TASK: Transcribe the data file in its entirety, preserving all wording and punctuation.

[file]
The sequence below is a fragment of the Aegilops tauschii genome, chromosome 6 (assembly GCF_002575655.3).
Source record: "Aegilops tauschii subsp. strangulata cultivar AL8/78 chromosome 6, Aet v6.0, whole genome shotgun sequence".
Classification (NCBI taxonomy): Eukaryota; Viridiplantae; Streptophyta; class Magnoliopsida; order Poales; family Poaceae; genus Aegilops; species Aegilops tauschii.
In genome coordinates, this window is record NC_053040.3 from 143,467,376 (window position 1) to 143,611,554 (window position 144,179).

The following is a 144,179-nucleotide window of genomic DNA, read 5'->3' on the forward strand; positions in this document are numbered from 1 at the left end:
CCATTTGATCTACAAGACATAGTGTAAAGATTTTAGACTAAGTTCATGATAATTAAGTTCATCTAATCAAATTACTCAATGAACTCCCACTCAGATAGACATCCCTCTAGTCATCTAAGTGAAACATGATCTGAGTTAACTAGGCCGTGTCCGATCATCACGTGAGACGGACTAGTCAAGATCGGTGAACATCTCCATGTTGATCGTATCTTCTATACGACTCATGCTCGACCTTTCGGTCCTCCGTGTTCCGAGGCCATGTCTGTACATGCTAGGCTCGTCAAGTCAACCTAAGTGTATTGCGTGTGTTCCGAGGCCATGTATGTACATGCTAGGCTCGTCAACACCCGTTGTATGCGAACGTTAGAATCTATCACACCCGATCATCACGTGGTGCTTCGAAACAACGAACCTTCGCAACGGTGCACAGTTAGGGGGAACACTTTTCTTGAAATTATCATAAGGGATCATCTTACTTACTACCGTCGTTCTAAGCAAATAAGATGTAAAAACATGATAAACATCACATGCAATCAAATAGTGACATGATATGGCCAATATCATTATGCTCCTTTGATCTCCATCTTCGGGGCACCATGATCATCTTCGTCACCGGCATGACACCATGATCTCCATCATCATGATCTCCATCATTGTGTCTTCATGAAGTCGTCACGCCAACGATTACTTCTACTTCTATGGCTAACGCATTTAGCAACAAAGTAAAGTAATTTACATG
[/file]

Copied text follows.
The sequence below is a fragment of the Aegilops tauschii genome, chromosome 6 (assembly GCF_002575655.3).
Source record: "Aegilops tauschii subsp. strangulata cultivar AL8/78 chromosome 6, Aet v6.0, whole genome shotgun sequence".
Classification (NCBI taxonomy): Eukaryota; Viridiplantae; Streptophyta; class Magnoliopsida; order Poales; family Poaceae; genus Aegilops; species Aegilops tauschii.
In genome coordinates, this window is record NC_053040.3 from 143,467,376 (window position 1) to 143,611,554 (window position 144,179).

The following is a 144,179-nucleotide window of genomic DNA, read 5'->3' on the forward strand; positions in this document are numbered from 1 at the left end:
CCATTTGATCTACAAGACATAGTGTAAAGATTTTAGACTAAGTTCATGATAATTAAGTTCATCTAATCAAATTACTCAATGAACTCCCACTCAGATAGACATCCCTCTAGTCATCTAAGTGAAACATGATCTGAGTTAACTAGGCCGTGTCCGATCATCACGTGAGACGGACTAGTCAAGATCGGTGAACATCTCCATGTTGATCGTATCTTCTATACGACTCATGCTCGACCTTTCGGTCCTCCGTGTTCCGAGGCCATGTCTGTACATGCTAGGCTCGTCAAGTCAACCTAAGTGTATTGCGTGTGTTCCGAGGCCATGTATGTACATGCTAGGCTCGTCAACACCCGTTGTATGCGAACGTTAGAATCTATCACACCCGATCATCACGTGGTGCTTCGAAACAACGAACCTTCGCAACGGTGCACAGTTAGGGGGAACACTTTTCTTGAAATTATCATAAGGGATCATCTTACTTACTACCGTCGTTCTAAGCAAATAAGATGTAAAAACATGATAAACATCACATGCAATCAAATAGTGACATGATATGGCCAATATCATTATGCTCCTTTGATCTCCATCTTCGGGGCACCATGATCATCTTCGTCACCGGCATGACACCATGATCTCCATCATCATGATCTCCATCATTGTGTCTTCATGAAGTCGTCACGCCAACGATTACTTCTACTTCTATGGCTAACGCATTTAGCAACAAAGTAAAGTAATTTACATG